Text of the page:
Parenting inside and out

Engaging with vulnerable parents can be hard, and parents affected by imprisonment are among the most difficult to reach. This is not because they don't care or don't want help; rather, they may be reluctant to take up support because of the shame and stigma which imprisonment inevitably brings.  As one parent said, 'I feel like everyone thinks I have done something wrong, too.'  Many of the parents who contact the Families Outside helpline also tell us that they don't know what support is available or, in some cases, that they don't trust some of the statutory services. 'Things happen to us', they say, 'and nobody asks us our opinion.'

These issues present an enormous challenge to parenting practitioners and remind me of a woman I met whose son is in prison. Things had started going wrong in this young man's life when his father was sentenced to a short prison sentence. 'I told my kids not to tell the school,' his mother told me, 'because I thought it'd make things worse.' What follows is a familiar story: her son's behaviour at school deteriorated, his grades suffered, and ultimately he disengaged entirely from the education system, leaving school with two police charges in place of qualifications. 'I wish I had asked for help sooner,' she said.

It is this fear of judgement that often stops people getting support. Add to that an enormous sense of grief at losing someone, and other problems including housing and financial difficulties; health issues resulting from stress and anxiety; and prison-based difficulties such as arranging visits (sometimes over great distances which call for overnight stays), and it becomes clear why these families are among the most vulnerable, yet overlooked, in society.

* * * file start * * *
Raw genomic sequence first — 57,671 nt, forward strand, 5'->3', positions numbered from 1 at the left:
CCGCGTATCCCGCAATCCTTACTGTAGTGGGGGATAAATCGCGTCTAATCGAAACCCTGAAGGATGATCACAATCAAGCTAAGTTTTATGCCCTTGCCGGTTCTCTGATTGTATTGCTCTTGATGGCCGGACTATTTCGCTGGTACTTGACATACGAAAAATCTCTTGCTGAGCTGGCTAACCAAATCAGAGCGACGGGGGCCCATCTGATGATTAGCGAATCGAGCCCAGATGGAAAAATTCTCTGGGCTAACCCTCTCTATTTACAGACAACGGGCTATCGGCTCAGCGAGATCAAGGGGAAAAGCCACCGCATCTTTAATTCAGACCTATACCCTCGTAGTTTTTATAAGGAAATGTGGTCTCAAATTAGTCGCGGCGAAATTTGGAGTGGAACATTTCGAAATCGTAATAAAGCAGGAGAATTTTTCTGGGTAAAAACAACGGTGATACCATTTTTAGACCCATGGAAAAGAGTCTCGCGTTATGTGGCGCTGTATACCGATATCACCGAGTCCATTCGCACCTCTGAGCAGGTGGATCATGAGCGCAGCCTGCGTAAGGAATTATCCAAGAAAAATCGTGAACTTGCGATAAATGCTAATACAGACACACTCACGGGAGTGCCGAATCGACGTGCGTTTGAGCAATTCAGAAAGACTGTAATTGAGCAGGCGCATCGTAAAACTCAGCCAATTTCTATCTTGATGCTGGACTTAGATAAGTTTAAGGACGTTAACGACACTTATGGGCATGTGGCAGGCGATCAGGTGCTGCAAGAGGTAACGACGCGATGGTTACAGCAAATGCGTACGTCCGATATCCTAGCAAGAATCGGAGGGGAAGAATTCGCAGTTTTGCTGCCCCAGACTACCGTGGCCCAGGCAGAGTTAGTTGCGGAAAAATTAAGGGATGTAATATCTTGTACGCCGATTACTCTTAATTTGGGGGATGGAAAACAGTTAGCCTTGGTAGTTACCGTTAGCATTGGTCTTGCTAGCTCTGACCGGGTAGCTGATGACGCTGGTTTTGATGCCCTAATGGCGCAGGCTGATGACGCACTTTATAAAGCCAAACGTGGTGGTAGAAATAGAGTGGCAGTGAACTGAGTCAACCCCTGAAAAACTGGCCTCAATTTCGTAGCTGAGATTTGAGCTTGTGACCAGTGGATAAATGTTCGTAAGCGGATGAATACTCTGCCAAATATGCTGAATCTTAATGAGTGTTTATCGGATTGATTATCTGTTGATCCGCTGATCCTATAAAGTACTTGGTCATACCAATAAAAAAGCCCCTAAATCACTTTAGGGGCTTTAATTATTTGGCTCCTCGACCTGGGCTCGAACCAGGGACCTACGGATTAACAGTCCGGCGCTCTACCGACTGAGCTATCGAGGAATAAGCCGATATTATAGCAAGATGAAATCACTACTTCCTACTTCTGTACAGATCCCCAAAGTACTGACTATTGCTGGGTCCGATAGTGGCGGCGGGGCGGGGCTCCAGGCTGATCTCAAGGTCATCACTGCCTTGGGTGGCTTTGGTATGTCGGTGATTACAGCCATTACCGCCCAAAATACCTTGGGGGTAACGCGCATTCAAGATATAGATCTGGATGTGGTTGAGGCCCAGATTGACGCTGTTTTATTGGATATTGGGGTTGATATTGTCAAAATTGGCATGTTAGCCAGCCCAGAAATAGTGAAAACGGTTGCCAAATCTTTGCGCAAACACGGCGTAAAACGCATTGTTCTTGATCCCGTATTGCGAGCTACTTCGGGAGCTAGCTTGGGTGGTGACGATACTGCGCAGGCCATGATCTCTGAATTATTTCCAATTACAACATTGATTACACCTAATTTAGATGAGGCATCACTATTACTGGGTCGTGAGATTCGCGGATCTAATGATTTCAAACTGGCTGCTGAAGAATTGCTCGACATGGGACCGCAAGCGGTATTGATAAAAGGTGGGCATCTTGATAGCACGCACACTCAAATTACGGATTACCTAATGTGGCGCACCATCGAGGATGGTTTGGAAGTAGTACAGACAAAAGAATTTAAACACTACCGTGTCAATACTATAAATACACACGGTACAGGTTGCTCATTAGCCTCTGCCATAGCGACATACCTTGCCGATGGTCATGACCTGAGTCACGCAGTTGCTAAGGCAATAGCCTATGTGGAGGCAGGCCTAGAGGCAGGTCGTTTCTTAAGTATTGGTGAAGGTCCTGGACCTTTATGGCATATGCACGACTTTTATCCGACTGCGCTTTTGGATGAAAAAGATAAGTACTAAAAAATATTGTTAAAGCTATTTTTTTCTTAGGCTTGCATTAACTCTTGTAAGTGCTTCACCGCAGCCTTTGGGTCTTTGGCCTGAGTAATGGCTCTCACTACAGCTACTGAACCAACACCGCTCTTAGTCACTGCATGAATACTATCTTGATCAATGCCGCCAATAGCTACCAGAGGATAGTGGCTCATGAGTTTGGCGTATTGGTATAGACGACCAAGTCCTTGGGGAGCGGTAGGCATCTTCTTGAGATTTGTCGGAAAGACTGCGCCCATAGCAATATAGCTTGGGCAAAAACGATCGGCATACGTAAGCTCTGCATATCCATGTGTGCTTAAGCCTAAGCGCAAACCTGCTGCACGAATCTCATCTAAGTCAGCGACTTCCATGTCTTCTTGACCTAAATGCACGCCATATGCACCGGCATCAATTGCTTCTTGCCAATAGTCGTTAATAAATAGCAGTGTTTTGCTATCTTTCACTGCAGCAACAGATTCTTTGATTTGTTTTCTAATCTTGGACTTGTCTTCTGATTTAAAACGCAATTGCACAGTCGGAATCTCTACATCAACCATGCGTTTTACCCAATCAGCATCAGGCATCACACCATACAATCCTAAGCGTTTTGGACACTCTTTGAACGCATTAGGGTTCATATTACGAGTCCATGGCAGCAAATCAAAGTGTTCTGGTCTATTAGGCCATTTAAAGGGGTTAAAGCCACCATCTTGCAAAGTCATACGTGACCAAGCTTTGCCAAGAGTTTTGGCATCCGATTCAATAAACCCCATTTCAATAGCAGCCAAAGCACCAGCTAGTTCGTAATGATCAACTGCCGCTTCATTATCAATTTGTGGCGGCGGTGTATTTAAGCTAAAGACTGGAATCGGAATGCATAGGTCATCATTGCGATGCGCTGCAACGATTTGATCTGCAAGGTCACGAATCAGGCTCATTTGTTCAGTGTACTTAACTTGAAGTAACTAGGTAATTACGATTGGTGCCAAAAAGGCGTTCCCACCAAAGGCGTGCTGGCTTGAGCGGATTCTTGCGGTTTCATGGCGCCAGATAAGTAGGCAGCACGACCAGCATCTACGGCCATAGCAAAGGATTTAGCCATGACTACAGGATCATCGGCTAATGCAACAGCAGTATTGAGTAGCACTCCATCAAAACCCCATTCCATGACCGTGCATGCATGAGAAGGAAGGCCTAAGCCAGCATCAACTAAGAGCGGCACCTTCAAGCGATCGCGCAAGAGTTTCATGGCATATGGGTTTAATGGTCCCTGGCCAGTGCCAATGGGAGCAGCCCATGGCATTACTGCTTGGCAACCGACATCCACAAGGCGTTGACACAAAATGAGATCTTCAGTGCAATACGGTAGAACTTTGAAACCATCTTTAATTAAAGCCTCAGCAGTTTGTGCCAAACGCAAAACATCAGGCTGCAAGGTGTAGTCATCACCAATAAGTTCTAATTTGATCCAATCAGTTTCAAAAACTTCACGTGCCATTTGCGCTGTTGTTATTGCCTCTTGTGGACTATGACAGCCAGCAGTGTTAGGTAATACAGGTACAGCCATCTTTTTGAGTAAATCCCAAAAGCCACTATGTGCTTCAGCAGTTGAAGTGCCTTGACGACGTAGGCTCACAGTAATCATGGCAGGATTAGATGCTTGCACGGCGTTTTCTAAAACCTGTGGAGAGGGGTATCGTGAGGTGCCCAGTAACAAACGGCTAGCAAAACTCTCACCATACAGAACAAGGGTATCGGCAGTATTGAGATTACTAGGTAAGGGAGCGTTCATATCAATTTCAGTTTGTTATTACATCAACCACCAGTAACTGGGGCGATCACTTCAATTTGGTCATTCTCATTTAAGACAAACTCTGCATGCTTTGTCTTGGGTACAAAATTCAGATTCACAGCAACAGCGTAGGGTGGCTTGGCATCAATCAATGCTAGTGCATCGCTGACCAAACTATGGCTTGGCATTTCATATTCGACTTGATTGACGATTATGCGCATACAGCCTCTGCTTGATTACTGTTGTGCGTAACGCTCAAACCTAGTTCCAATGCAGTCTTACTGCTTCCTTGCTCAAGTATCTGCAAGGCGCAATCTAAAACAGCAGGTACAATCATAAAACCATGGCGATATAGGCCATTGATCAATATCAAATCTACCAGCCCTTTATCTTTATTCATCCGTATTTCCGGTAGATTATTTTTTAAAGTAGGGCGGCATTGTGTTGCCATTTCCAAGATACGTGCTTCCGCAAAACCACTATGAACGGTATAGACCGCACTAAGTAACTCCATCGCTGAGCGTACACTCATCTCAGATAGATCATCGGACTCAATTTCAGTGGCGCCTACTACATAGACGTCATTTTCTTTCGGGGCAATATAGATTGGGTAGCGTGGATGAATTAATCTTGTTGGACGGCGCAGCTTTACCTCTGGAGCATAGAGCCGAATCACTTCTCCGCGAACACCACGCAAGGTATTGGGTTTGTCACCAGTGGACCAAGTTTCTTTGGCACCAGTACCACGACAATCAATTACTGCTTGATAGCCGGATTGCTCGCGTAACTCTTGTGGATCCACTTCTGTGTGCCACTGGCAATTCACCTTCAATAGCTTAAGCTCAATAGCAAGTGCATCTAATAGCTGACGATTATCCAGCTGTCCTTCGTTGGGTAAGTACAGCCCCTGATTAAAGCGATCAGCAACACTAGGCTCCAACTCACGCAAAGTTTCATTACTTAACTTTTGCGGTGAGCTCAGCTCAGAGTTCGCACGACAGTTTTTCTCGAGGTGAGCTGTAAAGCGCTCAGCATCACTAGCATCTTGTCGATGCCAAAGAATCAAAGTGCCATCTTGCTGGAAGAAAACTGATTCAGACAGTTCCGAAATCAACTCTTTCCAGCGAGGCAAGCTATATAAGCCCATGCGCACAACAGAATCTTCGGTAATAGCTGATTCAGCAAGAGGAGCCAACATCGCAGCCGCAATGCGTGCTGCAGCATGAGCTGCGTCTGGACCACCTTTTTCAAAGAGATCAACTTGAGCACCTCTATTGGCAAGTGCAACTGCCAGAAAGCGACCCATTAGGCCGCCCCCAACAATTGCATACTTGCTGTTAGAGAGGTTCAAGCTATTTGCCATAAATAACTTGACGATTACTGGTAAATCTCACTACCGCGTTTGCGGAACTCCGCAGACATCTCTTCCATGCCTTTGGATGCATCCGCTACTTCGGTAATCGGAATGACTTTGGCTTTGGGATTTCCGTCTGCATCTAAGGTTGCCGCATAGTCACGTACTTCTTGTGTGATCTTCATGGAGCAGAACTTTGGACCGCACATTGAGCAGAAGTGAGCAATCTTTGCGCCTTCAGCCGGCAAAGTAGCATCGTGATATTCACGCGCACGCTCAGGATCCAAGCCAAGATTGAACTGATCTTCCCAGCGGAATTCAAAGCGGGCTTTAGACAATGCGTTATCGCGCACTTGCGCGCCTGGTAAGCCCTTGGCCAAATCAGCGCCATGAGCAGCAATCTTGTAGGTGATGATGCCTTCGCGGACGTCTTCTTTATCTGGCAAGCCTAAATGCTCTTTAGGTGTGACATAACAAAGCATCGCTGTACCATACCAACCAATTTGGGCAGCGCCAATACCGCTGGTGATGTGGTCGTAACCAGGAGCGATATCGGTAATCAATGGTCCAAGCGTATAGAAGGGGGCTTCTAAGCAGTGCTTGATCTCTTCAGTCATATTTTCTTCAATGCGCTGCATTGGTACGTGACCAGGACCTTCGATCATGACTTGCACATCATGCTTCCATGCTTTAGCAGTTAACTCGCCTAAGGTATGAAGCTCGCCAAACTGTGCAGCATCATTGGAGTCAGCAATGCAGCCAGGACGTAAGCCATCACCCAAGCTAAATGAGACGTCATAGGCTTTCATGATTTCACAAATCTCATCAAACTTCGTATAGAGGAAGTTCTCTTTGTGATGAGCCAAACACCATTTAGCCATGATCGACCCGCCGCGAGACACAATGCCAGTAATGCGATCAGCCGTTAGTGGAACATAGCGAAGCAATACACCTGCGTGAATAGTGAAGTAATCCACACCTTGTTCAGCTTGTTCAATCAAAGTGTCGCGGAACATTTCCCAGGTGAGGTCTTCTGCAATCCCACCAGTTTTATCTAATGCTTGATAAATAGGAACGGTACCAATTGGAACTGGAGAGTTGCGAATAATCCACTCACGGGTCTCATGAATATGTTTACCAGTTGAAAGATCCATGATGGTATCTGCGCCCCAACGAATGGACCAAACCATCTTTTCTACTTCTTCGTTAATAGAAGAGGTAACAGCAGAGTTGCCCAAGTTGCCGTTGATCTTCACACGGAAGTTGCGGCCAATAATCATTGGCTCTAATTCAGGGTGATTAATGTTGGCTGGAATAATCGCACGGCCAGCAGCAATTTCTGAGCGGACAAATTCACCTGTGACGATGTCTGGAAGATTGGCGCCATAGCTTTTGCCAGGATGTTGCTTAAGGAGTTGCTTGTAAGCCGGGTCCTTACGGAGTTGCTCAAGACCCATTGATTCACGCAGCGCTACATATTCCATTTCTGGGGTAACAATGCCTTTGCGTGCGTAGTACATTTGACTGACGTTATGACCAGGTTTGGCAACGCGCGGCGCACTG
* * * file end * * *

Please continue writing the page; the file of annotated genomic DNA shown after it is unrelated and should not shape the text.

So, how do we engage positively with parents whose partners are in prison? And what about parents who are in prison themselves, who have been identified by the National Parenting Strategy as being in need of particular support? The most important thing is to reach out sensitively and non-judgementally. The families of those in prison have done nothing wrong and need reminded that they are not alone - that there are people who want to help them. Parents in prison are still parents, and in the majority of cases, can play an important role in their children's lives. Indeed, the new chief executive of the Scottish Prison Service (SPS) has prioritised engaging with families because strong family ties reduce reoffending (up to six times) and tackle inter-generational offending. Organisations which produce parenting materials should be aware that parents in prison cannot get online support and that making phone calls is difficult. There is no reason, however, why leaflets and posters cannot be sent into the prison.

Families Outside works in close partnership with the SPS to help engage and support parents both in and out of prison. We can also offer training to statutory and voluntary organisations to help them understand the issues facing families affected by imprisonment, and have a national helpline for families and professionals. If we really listen, with an assurance that help is available, perhaps parents will be more likely to ask for help. And it might even prevent a young person going to prison.

More information:

sarah.roberts@familiesoutside.org.uk / www.familiesoutside.org.uk

Families Outside helpline is open Monday to Friday 9am-5pm on 0500 83 93 83